We got our medals, I inhaled a couple of bags of crisps, and then Nick and Rich realised that Julie had Rich’s car keys, and she was a couple of towns down the coast in Dave’s caravan with no signal so they couldn’t call her. Nick and I whizzed back up to get her (and the keys), and once I’d dropped them back at the finish (resisting the urge to get out for more crisps) I set off for home – into the mother of all thunderstorms. The 40 miles or so of twisty, flooded welsh lanes were tougher going than the 40-odd miles we’d just run, and the constant flashes of lightning were pretty distracting, but fortunately I had the agony of having to brake and/or change gear every five seconds to keep me alert.
The race itself was pretty cool, the route was amazing even in the pouring rain, and was well worth the added logistical faff of it being a point to point. If I was being fussy another checkpoint between CP4 and the finish would have been nice, but I’d love to have another go at it in decent shape (and knowing the route) and see what I can do. The only thing stopping me from immediately entering it again for next year (assuming Denzil gets himself a new Jaffa Cake supplier) is that I’m very tentatively planning on doing the Liverpool-Leeds Canal Race next August.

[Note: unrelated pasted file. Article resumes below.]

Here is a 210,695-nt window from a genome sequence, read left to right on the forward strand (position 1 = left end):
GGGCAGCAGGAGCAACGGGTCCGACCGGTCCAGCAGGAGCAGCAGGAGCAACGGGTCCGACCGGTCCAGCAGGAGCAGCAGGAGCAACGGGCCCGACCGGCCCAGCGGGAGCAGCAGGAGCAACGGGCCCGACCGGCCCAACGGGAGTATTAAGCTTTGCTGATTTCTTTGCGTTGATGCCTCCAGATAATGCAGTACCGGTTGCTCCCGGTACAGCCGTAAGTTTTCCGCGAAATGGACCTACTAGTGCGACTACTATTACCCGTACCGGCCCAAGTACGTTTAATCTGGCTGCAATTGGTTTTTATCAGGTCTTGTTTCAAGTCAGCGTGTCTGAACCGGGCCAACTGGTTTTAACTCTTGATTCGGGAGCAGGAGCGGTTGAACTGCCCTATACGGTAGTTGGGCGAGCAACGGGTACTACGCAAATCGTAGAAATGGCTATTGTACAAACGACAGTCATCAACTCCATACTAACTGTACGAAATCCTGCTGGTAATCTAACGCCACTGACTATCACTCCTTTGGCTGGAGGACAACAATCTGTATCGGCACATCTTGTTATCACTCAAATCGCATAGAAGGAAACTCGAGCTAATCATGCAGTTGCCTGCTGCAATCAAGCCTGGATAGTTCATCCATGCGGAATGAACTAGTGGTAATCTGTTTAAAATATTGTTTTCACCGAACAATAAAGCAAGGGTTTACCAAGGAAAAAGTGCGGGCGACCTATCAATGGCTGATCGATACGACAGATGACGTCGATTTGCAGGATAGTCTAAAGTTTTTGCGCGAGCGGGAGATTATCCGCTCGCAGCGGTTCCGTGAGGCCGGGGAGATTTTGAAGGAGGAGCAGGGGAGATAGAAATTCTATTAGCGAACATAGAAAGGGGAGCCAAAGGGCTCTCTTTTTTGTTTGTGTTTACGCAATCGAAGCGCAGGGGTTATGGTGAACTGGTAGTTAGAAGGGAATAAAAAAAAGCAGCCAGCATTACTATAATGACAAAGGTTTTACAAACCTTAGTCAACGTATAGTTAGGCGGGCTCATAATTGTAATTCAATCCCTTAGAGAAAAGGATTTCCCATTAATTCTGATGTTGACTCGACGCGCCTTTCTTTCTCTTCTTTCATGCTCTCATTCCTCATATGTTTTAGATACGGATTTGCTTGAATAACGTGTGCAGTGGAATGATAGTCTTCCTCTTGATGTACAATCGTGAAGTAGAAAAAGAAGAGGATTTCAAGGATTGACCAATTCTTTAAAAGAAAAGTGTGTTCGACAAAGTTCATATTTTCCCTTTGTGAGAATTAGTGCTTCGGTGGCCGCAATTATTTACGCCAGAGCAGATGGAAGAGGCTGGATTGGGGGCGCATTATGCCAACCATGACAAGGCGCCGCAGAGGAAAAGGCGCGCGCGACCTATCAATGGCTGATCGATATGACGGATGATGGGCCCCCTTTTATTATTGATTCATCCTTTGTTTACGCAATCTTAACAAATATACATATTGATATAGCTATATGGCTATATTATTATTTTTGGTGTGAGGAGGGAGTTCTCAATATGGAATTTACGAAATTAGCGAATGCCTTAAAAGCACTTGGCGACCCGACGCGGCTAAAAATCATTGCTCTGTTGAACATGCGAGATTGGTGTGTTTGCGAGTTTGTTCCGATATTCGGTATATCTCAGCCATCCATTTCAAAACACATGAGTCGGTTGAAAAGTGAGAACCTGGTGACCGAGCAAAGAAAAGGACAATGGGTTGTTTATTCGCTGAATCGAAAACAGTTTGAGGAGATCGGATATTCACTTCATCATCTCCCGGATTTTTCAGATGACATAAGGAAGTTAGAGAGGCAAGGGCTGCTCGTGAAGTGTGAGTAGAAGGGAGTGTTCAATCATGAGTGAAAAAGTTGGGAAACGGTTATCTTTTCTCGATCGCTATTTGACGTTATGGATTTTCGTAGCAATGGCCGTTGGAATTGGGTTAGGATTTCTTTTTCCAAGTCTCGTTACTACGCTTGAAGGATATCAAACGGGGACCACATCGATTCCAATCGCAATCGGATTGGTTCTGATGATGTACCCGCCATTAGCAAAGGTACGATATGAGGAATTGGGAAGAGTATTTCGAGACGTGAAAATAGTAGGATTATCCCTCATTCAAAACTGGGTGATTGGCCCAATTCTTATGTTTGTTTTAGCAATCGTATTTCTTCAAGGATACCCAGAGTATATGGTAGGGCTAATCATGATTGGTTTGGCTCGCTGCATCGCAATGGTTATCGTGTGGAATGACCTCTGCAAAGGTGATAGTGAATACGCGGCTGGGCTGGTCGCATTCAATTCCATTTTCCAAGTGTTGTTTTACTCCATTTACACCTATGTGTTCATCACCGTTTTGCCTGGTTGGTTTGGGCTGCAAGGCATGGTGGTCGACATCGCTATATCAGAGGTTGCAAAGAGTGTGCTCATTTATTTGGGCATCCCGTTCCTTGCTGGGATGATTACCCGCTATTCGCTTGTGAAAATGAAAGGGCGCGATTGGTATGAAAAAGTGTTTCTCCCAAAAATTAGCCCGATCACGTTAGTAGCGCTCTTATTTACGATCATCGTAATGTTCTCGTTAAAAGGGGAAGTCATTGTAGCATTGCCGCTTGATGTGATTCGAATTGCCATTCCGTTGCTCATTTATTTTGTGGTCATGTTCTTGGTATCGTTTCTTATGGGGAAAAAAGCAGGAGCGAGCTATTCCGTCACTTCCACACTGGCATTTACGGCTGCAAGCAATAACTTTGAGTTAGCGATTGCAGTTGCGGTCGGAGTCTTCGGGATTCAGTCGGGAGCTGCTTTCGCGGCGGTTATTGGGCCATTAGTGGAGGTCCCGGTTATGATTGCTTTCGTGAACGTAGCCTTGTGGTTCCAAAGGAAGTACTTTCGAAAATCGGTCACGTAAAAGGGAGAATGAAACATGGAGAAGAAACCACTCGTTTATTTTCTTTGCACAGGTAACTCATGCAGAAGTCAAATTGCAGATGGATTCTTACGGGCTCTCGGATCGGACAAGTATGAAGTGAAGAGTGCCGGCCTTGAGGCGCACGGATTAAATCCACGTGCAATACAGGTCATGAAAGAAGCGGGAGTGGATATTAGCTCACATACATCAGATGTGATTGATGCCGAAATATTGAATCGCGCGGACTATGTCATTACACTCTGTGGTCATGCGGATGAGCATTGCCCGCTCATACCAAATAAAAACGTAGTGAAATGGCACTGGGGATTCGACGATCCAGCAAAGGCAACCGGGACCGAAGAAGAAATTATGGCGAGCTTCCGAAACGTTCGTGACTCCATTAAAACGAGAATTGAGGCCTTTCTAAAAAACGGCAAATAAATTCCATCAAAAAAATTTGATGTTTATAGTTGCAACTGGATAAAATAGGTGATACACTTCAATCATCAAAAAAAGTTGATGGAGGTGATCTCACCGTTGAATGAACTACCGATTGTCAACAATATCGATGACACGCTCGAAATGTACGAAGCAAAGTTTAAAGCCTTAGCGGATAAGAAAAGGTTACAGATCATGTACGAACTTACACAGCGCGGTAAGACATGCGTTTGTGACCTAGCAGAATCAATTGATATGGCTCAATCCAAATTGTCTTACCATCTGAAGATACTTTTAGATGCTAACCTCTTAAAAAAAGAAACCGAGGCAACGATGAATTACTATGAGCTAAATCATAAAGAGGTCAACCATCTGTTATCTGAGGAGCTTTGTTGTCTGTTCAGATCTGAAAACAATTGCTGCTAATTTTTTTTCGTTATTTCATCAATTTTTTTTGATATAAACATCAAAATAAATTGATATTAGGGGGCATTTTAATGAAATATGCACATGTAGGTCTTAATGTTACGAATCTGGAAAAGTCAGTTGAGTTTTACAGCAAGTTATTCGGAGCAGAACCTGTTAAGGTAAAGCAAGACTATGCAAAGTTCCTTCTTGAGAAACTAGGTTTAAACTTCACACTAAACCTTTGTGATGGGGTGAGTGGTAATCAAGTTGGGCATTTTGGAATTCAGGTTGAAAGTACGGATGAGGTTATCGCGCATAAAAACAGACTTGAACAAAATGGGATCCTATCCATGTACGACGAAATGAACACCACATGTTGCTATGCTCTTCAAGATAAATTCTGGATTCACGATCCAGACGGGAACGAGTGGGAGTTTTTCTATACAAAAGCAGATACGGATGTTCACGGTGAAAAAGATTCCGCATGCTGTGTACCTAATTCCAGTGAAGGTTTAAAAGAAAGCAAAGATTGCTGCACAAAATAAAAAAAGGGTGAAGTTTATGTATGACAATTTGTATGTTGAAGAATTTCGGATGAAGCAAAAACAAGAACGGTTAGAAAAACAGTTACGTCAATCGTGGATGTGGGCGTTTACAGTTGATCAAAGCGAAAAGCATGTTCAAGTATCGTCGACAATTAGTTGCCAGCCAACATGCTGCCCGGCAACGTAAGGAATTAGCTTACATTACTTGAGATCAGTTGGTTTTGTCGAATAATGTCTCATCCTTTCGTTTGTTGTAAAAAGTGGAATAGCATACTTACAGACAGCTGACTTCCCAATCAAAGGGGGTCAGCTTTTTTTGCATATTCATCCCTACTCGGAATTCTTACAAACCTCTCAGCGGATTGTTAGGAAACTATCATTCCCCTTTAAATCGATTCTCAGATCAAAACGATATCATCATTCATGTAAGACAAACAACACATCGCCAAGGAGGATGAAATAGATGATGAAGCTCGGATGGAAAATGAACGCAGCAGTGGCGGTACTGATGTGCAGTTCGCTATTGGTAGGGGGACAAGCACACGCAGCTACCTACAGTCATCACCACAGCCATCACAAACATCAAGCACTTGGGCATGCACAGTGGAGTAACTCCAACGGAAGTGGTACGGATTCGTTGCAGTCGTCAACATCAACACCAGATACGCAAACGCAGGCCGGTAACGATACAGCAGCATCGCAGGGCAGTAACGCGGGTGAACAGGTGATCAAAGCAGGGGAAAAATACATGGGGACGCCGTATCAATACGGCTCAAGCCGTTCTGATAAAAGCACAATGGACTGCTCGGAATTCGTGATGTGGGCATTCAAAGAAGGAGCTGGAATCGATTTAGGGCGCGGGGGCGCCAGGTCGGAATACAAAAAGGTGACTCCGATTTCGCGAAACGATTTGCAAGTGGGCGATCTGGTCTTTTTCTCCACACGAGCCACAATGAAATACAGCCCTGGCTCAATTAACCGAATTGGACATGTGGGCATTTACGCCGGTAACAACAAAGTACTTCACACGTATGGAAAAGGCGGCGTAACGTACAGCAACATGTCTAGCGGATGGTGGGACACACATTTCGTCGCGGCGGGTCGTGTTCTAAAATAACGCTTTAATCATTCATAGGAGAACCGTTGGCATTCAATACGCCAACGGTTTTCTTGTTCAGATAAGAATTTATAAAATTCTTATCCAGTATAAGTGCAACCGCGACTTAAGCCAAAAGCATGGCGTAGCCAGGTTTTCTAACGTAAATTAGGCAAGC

That was marathon/ultra number 89, so only 11 to go now – and I’m glad beyond belief that the next one is flat. It feels like a VERY long time since I ran anywhere flat…
I knew I’d be in for a tough day before I even started this one. Up at 0445 for a 4 hour drive to Cheddar, a pretty steep climb up from the car parks to the registration/start area, and then a hilly marathon (all with the joy of another 4 hour drive home to look forward to), meant I started more with grim determination than hope of a fun day out.